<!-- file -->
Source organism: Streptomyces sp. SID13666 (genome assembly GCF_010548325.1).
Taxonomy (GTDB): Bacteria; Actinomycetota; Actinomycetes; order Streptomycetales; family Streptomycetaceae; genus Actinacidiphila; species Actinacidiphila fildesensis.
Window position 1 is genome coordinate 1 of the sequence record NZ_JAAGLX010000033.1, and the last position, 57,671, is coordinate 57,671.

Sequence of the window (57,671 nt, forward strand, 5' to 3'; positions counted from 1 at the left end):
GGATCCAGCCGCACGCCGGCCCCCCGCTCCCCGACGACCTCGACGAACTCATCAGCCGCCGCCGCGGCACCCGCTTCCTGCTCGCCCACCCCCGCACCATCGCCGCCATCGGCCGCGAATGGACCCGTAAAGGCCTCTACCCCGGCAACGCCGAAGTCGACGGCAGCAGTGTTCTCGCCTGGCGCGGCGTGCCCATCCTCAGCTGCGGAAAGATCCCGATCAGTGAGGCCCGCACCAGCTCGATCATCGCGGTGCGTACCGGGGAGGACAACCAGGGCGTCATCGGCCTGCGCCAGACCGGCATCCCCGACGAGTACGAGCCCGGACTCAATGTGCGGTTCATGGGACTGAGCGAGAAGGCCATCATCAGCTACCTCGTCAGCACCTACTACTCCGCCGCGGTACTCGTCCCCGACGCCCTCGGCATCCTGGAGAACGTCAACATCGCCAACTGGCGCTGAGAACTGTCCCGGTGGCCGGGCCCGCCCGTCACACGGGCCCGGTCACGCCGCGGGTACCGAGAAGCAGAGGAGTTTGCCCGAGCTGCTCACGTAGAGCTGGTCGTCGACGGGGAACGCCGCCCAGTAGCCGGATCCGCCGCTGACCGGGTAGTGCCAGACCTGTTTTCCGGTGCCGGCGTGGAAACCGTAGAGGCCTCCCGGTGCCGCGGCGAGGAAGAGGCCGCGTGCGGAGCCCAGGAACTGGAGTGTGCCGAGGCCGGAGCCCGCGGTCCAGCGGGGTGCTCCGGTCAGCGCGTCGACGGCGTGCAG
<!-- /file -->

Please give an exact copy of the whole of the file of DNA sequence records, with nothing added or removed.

Source organism: Streptomyces sp. SID13666 (genome assembly GCF_010548325.1).
Taxonomy (GTDB): Bacteria; Actinomycetota; Actinomycetes; order Streptomycetales; family Streptomycetaceae; genus Actinacidiphila; species Actinacidiphila fildesensis.
Window position 1 is genome coordinate 1 of the sequence record NZ_JAAGLX010000033.1, and the last position, 57,671, is coordinate 57,671.

Sequence of the window (57,671 nt, forward strand, 5' to 3'; positions counted from 1 at the left end):
GGATCCAGCCGCACGCCGGCCCCCCGCTCCCCGACGACCTCGACGAACTCATCAGCCGCCGCCGCGGCACCCGCTTCCTGCTCGCCCACCCCCGCACCATCGCCGCCATCGGCCGCGAATGGACCCGTAAAGGCCTCTACCCCGGCAACGCCGAAGTCGACGGCAGCAGTGTTCTCGCCTGGCGCGGCGTGCCCATCCTCAGCTGCGGAAAGATCCCGATCAGTGAGGCCCGCACCAGCTCGATCATCGCGGTGCGTACCGGGGAGGACAACCAGGGCGTCATCGGCCTGCGCCAGACCGGCATCCCCGACGAGTACGAGCCCGGACTCAATGTGCGGTTCATGGGACTGAGCGAGAAGGCCATCATCAGCTACCTCGTCAGCACCTACTACTCCGCCGCGGTACTCGTCCCCGACGCCCTCGGCATCCTGGAGAACGTCAACATCGCCAACTGGCGCTGAGAACTGTCCCGGTGGCCGGGCCCGCCCGTCACACGGGCCCGGTCACGCCGCGGGTACCGAGAAGCAGAGGAGTTTGCCCGAGCTGCTCACGTAGAGCTGGTCGTCGACGGGGAACGCCGCCCAGTAGCCGGATCCGCCGCTGACCGGGTAGTGCCAGACCTGTTTTCCGGTGCCGGCGTGGAAACCGTAGAGGCCTCCCGGTGCCGCGGCGAGGAAGAGGCCGCGTGCGGAGCCCAGGAACTGGAGTGTGCCGAGGCCGGAGCCCGCGGTCCAGCGGGGTGCTCCGGTCAGCGCGTCGACGGCGTGCAG